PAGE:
Want to know in detail about the carbon dioxide that wanders in our atmosphere? Well, American space agency NASA has explained how the carbon dioxide circulates around the atmosphere of the planet Earth.
For this purpose they have used a detailed 3D visualization, to make you understand the process well.
NASA combined the data from its Orbiting Carbon Observatory-2 (OCO-2) satellite with a project belonging to the Global Modeling and Assimilation Office at the Goddard Space Flight Center. It thus chronicled the movement of carbon dioxide (CO2) from September 2014 to September 2015.
The 3D visualization provides information about global carbon dioxide, which has never been seen in so detail in the past. The visualization shows how the CO2 rises and falls in the Northern Hemisphere throughout the year. It also shows the influence of continents, mountain ranges and ocean currents on weather patterns and CO2 movement; and the regional influence of highly active photosynthesis, NASA said.
Fossil fuel burning is the primary element which emits carbon dioxide which causes the Earth's current long-term warming trend.
The 3D visualisation also throws light on the advances made by scientists in understanding the processes that control the amount of carbon dioxide released into the Earth’s atmosphere and calculating its duration of stay.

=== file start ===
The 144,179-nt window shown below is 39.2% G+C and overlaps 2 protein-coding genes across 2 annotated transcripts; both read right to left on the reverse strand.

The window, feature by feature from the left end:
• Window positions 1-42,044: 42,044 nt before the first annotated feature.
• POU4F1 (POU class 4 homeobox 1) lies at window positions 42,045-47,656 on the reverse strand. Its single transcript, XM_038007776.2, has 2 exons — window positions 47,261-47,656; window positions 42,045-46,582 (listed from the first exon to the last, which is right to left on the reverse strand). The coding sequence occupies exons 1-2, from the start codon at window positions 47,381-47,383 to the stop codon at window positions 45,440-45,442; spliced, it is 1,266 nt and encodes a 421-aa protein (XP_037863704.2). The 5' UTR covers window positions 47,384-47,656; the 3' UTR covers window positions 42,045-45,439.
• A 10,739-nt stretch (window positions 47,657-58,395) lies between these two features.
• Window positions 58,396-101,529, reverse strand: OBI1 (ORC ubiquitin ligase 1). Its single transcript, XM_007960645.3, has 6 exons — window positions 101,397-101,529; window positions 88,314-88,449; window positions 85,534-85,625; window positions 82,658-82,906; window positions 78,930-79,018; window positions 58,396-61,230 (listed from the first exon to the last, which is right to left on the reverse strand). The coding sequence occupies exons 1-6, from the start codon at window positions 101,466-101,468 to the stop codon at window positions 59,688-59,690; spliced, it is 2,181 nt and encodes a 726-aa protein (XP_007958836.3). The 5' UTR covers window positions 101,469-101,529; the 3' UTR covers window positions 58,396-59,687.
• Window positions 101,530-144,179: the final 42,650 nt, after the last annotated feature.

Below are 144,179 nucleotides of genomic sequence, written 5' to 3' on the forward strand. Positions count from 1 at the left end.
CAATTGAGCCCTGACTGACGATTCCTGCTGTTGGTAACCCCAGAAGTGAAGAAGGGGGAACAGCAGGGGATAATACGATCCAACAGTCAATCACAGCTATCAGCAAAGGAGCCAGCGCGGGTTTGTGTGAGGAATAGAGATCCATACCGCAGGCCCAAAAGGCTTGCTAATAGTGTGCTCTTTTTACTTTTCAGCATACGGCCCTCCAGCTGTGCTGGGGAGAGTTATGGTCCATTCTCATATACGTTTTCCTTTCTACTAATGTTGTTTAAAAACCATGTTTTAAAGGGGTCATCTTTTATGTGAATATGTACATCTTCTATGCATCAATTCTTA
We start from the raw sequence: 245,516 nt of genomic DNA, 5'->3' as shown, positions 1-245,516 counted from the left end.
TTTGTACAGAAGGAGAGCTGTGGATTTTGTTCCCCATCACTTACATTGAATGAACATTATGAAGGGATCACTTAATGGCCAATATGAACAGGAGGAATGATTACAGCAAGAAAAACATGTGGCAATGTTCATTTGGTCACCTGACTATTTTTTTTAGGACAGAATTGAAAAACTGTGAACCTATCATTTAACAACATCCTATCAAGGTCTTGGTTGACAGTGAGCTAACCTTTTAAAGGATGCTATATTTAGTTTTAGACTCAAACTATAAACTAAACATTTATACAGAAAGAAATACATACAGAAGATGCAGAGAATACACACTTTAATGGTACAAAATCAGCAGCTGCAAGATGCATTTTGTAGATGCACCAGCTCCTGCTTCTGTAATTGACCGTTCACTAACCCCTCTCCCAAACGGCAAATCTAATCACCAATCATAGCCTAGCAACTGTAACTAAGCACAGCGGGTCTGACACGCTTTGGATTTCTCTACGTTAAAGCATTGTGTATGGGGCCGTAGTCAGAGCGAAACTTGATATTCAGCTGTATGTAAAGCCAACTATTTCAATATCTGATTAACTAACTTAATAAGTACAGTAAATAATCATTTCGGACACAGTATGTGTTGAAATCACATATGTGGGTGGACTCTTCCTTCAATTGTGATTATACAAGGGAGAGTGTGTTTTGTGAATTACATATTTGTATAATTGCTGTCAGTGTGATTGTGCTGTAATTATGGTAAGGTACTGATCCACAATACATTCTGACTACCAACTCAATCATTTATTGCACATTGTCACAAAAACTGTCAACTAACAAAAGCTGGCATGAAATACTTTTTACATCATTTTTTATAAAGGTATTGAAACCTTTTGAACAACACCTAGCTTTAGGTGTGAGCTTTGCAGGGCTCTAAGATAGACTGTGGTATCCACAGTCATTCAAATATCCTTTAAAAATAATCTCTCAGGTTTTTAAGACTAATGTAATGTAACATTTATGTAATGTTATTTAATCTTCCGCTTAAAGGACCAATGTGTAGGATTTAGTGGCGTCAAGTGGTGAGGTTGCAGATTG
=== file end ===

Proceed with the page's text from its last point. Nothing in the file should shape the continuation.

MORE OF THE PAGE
With the new dataset, the scientists aim to understand the processes driving the "carbon flux" – the exchange of carbon dioxide among the atmosphere, land and ocean, Nature World News reported.
"We can't measure the flux directly at high resolution across the entire globe," Lesley Ott, a carbon cycle scientist at NASA Goddard and a member of the OCO-2 science team, said in a statement.
"We are trying to build the tools needed to provide an accurate picture of what's happening in the atmosphere and translating that to an accurate picture of what's going on with the flux. There's still a long way to go, but this is a really important and necessary step in that chain of discoveries about carbon dioxide," she added.
"It's taken us many years to pull it all together," Steven Pawson, chief of the Global Modeling and Assimilation Office, said in the same statement, according to Nature World News.
"The level of detail included in this dataset gives us a lot of optimism that our models and observations are beginning to give a coherent view of the carbon cycle.”
Here is the video released by NASA:
(Video courtesy: NASA Goddard)